Natural Immunity vs. Flu Vaccines

When it comes to preventing diseases, there are opposing opinions regarding the best way to build immunity.

Some people believe that the best way to be immune from the flu is to get vaccinated, while others think that being exposed to the virus (getting sick in the process) helps build stronger immunities.

According to Dr. Raymond Strikas, associate director for an immunization program at the Centers for Disease Control and Prevention, "The natural immunity you build is usually more durable than the immunity you acquire from an injection."However, Dr. Strikas says "Why runs the… risk of a serious illness when it is much safer to get the vaccination?"

Dr. Ardis Hoven, an infectious disease specialist and trustee of the American Medical Association, agrees saying "Getting the flu is not a good idea… The primary reason is that the influenza virus undergoes antigenic variation, so on a yearly basis the strain undergoes change."

Remember viruses go through strain changes, which mean if you get this year’s flu, it won’t prevent you from catching next year’s flu.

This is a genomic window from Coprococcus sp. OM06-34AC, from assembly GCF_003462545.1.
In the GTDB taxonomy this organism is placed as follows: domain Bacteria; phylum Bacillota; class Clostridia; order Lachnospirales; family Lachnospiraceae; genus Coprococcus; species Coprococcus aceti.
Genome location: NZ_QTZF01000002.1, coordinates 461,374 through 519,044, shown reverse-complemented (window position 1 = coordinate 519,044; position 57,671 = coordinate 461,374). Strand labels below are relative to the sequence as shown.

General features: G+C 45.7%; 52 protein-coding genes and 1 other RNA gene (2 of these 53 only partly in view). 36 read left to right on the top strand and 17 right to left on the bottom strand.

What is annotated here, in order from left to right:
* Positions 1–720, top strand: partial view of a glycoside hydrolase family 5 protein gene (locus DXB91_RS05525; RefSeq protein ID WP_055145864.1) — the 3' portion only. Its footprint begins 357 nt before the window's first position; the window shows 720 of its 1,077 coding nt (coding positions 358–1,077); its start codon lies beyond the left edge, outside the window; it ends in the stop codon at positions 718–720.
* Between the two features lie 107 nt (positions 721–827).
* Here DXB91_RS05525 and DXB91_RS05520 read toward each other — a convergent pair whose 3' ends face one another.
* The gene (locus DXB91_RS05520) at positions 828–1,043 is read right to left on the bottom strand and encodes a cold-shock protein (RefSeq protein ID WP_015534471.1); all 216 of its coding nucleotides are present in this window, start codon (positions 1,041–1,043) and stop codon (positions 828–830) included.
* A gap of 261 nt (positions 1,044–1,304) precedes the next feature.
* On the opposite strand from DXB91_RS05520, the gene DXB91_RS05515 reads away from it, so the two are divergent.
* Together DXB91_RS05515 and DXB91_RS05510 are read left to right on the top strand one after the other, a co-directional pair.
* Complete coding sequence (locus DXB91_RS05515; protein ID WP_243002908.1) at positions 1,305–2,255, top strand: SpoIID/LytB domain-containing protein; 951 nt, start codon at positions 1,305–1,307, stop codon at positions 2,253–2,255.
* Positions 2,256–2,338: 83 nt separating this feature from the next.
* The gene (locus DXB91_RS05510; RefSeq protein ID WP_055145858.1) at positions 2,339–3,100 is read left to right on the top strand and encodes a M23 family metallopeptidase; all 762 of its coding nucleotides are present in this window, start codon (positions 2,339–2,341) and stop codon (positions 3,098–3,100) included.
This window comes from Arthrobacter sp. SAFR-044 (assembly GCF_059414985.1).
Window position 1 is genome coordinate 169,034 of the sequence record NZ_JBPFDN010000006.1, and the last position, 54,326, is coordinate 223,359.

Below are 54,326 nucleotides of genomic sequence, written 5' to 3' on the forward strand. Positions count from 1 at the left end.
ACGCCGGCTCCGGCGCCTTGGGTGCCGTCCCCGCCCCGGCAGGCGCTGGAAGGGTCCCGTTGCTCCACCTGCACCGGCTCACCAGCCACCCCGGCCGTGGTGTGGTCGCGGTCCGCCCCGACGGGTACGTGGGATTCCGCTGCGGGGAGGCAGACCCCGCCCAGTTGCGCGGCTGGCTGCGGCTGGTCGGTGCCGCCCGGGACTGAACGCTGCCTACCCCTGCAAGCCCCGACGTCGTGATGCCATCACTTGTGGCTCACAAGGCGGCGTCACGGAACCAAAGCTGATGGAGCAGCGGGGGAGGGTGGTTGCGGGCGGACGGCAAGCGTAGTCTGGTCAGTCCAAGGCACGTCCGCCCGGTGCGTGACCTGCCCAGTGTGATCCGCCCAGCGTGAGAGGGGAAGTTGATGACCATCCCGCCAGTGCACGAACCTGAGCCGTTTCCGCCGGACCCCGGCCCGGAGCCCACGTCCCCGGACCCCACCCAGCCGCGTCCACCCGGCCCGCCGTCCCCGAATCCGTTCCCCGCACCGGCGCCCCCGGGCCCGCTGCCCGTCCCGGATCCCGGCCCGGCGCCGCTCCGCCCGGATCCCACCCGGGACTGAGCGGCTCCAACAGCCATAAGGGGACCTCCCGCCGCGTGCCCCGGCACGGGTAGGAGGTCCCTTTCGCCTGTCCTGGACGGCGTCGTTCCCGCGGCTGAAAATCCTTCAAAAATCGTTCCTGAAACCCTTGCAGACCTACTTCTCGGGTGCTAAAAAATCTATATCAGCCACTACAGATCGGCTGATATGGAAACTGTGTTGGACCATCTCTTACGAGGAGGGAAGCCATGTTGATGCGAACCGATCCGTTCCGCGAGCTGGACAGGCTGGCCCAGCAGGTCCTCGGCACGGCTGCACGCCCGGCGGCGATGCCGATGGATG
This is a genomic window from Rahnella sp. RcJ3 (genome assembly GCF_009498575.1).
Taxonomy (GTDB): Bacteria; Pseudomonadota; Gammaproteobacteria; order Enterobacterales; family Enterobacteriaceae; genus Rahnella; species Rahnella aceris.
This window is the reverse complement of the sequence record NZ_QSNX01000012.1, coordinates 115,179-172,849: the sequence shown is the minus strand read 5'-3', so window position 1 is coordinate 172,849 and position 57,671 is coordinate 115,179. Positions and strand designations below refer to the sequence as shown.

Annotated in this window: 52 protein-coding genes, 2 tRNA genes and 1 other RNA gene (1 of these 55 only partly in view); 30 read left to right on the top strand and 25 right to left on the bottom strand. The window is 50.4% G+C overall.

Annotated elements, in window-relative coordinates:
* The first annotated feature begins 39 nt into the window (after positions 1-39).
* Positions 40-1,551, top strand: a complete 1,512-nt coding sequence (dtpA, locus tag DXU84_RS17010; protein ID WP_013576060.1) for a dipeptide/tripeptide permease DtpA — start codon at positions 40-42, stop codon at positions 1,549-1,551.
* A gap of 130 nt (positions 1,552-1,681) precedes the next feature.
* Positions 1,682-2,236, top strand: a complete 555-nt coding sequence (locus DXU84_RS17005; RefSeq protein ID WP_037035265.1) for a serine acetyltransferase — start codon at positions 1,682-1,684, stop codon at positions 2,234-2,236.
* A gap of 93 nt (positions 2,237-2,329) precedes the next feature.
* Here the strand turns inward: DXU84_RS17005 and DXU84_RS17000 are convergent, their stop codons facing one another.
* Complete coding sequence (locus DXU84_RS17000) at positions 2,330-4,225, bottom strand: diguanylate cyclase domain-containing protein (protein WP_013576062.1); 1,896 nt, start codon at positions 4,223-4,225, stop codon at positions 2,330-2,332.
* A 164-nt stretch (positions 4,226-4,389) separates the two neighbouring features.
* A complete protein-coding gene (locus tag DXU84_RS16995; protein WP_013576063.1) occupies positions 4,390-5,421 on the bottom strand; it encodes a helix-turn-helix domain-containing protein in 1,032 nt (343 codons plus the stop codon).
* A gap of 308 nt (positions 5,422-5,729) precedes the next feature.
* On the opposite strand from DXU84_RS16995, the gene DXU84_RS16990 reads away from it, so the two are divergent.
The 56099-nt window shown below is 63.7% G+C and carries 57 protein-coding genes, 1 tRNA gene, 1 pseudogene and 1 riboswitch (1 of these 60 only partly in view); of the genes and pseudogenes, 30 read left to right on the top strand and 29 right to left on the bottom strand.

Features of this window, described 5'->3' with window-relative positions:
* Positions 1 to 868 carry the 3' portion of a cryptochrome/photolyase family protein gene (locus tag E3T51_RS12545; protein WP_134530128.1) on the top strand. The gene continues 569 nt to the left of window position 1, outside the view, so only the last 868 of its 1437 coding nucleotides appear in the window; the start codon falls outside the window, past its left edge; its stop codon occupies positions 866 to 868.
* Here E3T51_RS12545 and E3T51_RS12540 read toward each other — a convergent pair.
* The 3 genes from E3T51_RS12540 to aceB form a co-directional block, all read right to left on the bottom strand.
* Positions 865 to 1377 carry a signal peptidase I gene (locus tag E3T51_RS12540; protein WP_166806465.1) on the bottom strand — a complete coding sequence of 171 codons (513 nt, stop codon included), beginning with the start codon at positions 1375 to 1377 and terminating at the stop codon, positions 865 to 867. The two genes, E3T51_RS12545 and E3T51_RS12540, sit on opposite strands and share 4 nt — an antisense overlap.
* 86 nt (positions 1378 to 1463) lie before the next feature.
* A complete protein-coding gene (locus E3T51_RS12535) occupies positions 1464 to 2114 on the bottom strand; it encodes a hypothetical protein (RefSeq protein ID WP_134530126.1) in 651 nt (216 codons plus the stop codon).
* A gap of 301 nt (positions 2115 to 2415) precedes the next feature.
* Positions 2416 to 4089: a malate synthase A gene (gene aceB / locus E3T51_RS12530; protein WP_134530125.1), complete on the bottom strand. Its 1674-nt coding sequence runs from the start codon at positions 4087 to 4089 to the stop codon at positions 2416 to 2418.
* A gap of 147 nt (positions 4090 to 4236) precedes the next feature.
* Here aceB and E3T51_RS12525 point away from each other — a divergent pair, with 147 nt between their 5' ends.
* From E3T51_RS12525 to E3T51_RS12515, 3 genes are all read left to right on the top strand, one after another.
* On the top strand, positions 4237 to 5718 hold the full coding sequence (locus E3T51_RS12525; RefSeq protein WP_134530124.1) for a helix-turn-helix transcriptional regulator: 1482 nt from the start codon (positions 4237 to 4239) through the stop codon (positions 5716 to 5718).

Getting The Flu vs. Getting A Shot

If you’re not part of the high-risk groups and are afraid of injections, it might cross your mind to just take your chances. The thing is, it does not end with you (when you get sick). If you do get the flu, you also run the risk of spreading the disease to others, and so on and so forth. By not taking the necessary preventive measures, you risk infecting people who are at an increased risk for serious illness.

Vaccines are not just about preventing people from getting sick. It’s about limiting the spread of the virus as well.

Imagine having a flu epidemic. It’s not just about health. Having that many sick people has financial implications. "The flu affects about 5 percent to 10 percent of the work force on an annual basis," says infectious disease specialist Hoven. "This impacts workforce productivity-loss of income, loss of revenue, health care costs to individuals (going to the doctor, buying medicines). So getting the flu can have a significant community effect."

If you’re afraid of shots, the vaccine is available in nasal spray form.

Can you still get sick if you were vaccinated?

You can still get the flu even if you had the vaccine. It all depends on how your antibodies respond.

In addition, as we age, we are less able to make antibodies to respond to a vaccine. "You are still better off with the shot than without, because you are much less likely to be hospitalized or die than if you didn’t have the vaccine," says Strikas. It’s also possible that the virus that’s causing the flu in your area may not be the one you were vaccinated against. It is still best to exercise caution.

Source: MSN